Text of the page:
Saturday, December 17, 2005

A Fool and His Money (NHL Edition)

At this week's Board of Governors meetings, Gary Bettman announced that if league revenue projections remain on target, the salary cap could rise to anywhere between $40 and $45 million. It looks like not all is doom and gloom as I anticipated in August.

So what does the increased salary cap mean?

Locally, an increased cap gives the Canucks more flexibility. After this season, Ed Jovanovski (unrestricted) and the Sedins (restricted) will likely command big pay increases, and while the Canucks may not have been able to fit their new contracts under a $39 million cap, they may be able to do so if the cap increases.

In the short-term, it may also affect how Dave Nonis tinkers with his roster closer to the playoffs. Rather than limiting himself to players whose contracts expire this year (and thus won't take room under next year's cap), an increased cap may now allow him to acquire a player who is already signed for next year and not worry about having to clear cap space in the off-season.

Want to load up on defense? Sergei Gonchar and the 4 years/$5 million per year he would have left in his contract may now also fit even under next year's cap. Up front, Glen Murray and his remaining 3 years/$4 million per year may also fit. In goal, they can afford to acquire Roberto Luongo and re-sign him at a potential $5 million per season salary without worrying too much about Dan Cloutier and his 2006/2007 salary of $2.5 million. This is of course providing that they don't expect revenues to take a dip in following seasons.

League-wide, the impact may be more interesting. For one thing, the cap on individual salaries is equal to 20% of the team-by-team cap, and thus, an increased team-by-team cap also mean an increased cap on individual salaries. If the team cap increases from $39 million to $45 million, the individual cap also increases from $7.8 million to $9 million - I wonder if Lecavalier, Iginla and Thornton, young, upper level free agents last year, would have signed their long-term deals if they knew the individual cap would increase by more than $1 million. You can bet this year's free agents - including stud defensemen Wade Redden, Zdeno Chara and Ed Jovanovski - can't wait to start negotiating under this increased cap limit. (For what it's worth, I don't think there is a player out there who is worth $7.8 million/season, and I certainly don't think there is one worth $9 million.)

Some things that I am unclear about with regards to the new CBA. If league revenues rise and the salary cap increases to $45 million, this also means the salary floor rises to $29 million. We already know that some lower revenue teams operate with a payroll budget lower than $29 million. Florida ($25 million) and Carolina ($24 million) are examples. If these two teams, both of which are suffering from weak attendance, are losing money with a lower payroll, how will the league mandate them to increase it? Is the revenue sharing component of the CBA strong enough to support what would presumably be higher losses for these teams? Will these teams willingly overpay a player or two simply to achieve the payroll floor, even if it doesn't make good sense for the team or their business?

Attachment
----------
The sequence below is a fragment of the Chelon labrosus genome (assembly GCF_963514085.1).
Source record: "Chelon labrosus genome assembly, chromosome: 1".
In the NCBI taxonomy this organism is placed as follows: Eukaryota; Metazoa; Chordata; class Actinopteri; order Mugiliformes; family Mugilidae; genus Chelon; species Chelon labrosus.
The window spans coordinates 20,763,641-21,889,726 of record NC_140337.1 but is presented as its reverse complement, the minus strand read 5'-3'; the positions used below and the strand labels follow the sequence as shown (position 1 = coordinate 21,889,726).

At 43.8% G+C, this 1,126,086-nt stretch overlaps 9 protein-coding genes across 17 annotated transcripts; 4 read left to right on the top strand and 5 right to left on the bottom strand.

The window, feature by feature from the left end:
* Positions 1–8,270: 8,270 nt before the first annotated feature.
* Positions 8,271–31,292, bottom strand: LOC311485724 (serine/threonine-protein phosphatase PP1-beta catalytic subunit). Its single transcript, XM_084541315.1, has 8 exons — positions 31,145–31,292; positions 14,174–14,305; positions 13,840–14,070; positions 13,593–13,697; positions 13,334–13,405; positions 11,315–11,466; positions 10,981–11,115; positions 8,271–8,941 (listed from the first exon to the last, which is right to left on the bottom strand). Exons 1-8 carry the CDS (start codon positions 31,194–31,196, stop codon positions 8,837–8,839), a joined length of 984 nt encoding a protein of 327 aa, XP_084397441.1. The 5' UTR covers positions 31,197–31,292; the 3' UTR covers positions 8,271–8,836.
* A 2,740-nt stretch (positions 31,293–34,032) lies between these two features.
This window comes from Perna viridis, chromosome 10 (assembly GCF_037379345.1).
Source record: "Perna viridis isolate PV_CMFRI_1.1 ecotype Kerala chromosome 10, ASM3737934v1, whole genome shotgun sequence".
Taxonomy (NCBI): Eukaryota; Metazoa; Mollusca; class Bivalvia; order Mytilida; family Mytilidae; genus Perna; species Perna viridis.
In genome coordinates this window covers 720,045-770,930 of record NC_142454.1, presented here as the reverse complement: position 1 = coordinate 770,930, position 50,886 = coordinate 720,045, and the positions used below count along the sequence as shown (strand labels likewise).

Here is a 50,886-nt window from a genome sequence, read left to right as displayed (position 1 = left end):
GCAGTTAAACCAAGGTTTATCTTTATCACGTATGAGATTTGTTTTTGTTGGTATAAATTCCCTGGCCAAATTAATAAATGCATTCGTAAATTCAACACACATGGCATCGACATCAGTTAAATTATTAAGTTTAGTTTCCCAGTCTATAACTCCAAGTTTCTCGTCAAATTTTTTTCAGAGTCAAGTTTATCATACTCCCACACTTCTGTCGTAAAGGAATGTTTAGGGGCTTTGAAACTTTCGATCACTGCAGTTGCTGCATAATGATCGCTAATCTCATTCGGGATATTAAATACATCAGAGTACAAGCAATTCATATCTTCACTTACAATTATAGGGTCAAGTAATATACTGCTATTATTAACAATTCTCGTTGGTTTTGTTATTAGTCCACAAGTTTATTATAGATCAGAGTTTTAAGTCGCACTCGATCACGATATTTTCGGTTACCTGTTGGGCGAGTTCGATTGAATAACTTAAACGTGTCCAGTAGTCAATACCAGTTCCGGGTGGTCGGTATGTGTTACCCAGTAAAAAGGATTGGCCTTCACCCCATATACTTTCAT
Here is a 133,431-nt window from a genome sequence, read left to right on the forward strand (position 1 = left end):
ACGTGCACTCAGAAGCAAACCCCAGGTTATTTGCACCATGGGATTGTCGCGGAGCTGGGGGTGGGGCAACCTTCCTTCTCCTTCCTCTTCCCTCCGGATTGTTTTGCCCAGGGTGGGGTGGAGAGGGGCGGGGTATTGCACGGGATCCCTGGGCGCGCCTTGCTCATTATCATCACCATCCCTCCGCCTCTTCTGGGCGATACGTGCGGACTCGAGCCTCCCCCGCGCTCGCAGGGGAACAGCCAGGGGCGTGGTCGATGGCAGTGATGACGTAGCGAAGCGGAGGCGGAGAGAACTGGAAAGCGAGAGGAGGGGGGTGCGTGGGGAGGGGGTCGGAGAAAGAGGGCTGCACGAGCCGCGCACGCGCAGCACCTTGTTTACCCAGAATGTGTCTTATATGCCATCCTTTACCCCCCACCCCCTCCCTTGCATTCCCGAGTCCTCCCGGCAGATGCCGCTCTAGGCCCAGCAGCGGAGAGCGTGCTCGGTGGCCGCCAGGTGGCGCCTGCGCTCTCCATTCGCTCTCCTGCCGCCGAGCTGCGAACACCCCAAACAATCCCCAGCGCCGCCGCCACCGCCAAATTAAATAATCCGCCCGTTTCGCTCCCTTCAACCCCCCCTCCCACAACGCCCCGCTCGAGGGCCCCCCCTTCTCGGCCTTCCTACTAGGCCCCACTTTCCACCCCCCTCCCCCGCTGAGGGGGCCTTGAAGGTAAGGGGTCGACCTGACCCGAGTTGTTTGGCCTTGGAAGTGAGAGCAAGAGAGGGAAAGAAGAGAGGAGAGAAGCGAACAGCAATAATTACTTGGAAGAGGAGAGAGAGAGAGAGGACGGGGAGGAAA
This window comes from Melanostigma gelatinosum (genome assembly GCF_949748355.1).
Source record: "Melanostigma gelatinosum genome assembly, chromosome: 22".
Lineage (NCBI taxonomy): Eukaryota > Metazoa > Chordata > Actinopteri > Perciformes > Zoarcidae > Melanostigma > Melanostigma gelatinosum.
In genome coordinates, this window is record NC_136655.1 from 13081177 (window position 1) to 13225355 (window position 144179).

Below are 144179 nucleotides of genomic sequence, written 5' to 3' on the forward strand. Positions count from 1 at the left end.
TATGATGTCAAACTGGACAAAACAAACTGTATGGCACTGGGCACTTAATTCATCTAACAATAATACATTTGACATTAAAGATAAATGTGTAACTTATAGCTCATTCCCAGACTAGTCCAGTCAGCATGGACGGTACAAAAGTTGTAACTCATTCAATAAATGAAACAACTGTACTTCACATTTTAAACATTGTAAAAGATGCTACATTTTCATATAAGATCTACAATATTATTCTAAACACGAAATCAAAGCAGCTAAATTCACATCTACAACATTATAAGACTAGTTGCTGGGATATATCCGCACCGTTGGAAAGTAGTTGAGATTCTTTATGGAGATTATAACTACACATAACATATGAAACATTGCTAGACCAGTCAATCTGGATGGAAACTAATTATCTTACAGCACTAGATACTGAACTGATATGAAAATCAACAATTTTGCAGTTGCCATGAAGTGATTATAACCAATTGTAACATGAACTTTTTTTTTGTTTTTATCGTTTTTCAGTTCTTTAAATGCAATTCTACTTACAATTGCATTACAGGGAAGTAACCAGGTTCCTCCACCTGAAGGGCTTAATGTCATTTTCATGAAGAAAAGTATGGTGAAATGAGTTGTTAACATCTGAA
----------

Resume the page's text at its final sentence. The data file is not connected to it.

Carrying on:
Of course these numbers are subject to change. As Eric McErlain and Tom Benjamin have previously noted, we don't have the actual revenue figures. We can't even attribute the rise in the cap to a real rise in revenues or the revised method of calculating them. For example, under the new method outlined in the CBA, 2003/2004 revenues went from $2.1 billion to $2.2 billion. If the cap only increases to $40 million, that means revenues went from $1.7 billion to $1.8 billion. In this case, it may be safe to assume that the change in revenues may be due to the new method if calculating them.

And even if the cap increases to $45 million, Gary Bettman and the league may not want to get too excited yet. Remember that a $45 million cap still signifies a decrease in revenues from the lockout (from $2.2 billion to approximately $2 billion). When league revenues return to pre-lockout levels, the players' share of revenues will also rise to 55% and the cap will be upwards of $48 million.
posted by J.J. Guerrero, 2:31 PM


At December 18, 2005 10:46 AM, Blogger d-lee said...

In the case of my Carolina Hurricanes, we have the benefit of being at the top of our division. If we can maintain that as the season progresses, more people will develop casual interest in the team, and we'll start to sell games out. By the time the playoffs roll around, we'll be doing just fine in terms of attendance.

Assuming we finish as strongly as we've started and we make a decent run in the playoffs, interest (and ticket sales) will be very high next season, just as they were in 2002-03, following our run to the Cup. That's when they can nudge ticket prices up a bit.

As it is, even with extremely low ticket prices, it's really difficult for us to compete for sports fans' dollars when we have so much college basketball in the area.

In terms of how much money we're spending, it'll go way up next season. One huge expenditure will be #12. Eric Staal is currently in the final year of his rookie contract, and he's making slightly less than one million USD. As one of the league's premiere players, he will surely be paid more than Brind'Amour next season. We have other players who are in the final year of underpaid contracts as well.


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